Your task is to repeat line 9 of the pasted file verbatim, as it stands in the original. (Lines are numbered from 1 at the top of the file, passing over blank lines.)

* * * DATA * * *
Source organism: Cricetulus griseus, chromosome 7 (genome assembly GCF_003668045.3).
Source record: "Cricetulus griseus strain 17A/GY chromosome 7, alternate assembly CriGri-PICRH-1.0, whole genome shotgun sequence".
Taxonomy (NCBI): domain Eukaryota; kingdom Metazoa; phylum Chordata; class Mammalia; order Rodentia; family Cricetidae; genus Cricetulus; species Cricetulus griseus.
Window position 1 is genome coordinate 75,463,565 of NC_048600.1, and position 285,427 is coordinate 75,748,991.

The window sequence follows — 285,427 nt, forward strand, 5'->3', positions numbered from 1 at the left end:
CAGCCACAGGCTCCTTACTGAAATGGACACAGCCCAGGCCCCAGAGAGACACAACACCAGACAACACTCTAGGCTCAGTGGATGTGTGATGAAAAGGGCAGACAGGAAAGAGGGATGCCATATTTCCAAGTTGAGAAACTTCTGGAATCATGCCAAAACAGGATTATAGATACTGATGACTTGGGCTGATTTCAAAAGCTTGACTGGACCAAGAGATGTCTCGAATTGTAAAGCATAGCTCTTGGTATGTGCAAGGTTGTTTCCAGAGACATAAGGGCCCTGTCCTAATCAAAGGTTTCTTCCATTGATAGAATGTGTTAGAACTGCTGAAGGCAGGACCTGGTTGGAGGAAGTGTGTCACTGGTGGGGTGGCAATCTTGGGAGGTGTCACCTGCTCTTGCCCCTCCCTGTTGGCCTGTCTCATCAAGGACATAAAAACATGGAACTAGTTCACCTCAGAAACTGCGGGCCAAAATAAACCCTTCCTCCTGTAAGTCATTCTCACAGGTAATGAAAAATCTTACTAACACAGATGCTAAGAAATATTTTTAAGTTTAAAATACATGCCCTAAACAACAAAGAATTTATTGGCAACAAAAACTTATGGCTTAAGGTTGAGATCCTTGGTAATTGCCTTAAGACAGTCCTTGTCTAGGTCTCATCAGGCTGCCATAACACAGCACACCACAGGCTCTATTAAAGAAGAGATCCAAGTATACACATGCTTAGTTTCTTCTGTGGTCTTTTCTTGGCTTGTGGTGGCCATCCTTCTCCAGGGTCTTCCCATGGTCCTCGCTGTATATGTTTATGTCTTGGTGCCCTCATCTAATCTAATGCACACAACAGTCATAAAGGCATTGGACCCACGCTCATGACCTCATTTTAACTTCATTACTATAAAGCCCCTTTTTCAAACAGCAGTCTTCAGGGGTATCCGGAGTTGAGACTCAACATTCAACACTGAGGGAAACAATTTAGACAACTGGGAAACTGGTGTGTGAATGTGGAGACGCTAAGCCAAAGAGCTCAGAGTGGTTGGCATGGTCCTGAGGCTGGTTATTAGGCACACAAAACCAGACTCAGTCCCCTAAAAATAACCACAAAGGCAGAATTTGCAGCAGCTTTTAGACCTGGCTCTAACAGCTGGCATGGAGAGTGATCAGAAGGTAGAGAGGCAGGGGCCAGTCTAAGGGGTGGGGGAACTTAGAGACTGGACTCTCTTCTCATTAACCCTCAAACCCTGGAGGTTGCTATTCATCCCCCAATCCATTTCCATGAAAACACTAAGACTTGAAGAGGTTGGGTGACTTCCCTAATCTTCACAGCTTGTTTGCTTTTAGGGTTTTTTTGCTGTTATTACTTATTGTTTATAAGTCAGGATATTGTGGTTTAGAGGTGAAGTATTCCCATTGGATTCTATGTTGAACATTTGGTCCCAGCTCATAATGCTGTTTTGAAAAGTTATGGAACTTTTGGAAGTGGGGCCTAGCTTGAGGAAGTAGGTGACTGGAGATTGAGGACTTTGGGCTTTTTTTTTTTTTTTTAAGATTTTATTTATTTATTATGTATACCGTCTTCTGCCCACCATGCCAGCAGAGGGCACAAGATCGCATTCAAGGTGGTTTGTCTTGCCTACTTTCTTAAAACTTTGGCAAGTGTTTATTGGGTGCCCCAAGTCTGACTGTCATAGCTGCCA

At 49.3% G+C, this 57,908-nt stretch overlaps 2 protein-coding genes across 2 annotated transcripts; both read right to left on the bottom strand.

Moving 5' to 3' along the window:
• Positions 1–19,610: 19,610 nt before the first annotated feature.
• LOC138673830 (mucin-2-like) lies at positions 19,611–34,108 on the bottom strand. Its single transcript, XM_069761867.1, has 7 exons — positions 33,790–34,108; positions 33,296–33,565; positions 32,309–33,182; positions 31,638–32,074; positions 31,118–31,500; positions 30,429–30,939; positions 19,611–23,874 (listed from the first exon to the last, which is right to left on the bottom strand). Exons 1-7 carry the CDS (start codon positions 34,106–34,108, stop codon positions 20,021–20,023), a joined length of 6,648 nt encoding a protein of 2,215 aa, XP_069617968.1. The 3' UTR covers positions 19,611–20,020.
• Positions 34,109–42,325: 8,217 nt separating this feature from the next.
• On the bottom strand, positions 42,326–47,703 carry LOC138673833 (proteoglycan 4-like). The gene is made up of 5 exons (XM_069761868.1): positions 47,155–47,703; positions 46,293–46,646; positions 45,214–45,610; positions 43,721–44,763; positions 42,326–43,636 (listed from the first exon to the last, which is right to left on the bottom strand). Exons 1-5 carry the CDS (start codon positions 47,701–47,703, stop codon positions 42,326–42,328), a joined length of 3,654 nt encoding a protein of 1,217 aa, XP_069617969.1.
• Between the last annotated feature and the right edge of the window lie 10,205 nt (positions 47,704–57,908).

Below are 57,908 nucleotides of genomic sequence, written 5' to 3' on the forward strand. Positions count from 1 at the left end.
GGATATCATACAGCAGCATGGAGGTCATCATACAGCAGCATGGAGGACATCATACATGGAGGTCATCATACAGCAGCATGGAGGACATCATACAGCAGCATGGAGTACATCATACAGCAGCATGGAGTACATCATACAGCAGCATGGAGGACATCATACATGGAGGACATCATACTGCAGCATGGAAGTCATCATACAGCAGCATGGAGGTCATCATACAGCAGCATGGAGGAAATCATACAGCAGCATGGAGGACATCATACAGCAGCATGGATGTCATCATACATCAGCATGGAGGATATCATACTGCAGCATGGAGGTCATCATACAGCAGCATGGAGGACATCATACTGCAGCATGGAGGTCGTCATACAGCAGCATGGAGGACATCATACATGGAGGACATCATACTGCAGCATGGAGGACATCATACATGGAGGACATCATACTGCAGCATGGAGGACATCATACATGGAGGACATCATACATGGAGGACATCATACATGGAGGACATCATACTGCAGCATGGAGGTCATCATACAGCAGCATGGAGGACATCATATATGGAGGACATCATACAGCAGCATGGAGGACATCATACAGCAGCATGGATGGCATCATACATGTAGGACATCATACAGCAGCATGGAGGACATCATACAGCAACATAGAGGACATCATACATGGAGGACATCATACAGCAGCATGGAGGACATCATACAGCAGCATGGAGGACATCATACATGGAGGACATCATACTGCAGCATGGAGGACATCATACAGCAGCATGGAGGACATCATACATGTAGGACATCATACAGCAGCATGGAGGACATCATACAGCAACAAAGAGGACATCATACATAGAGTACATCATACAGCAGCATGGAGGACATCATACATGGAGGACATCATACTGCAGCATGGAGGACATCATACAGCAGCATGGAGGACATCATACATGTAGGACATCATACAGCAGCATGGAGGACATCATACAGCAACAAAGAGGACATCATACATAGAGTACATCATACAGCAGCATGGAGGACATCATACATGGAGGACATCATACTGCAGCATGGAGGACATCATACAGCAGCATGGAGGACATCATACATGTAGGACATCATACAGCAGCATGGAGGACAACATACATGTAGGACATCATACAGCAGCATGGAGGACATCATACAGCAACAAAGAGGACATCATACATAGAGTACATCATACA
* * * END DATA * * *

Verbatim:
• Positions 1–19,610: 19,610 nt before the first annotated feature.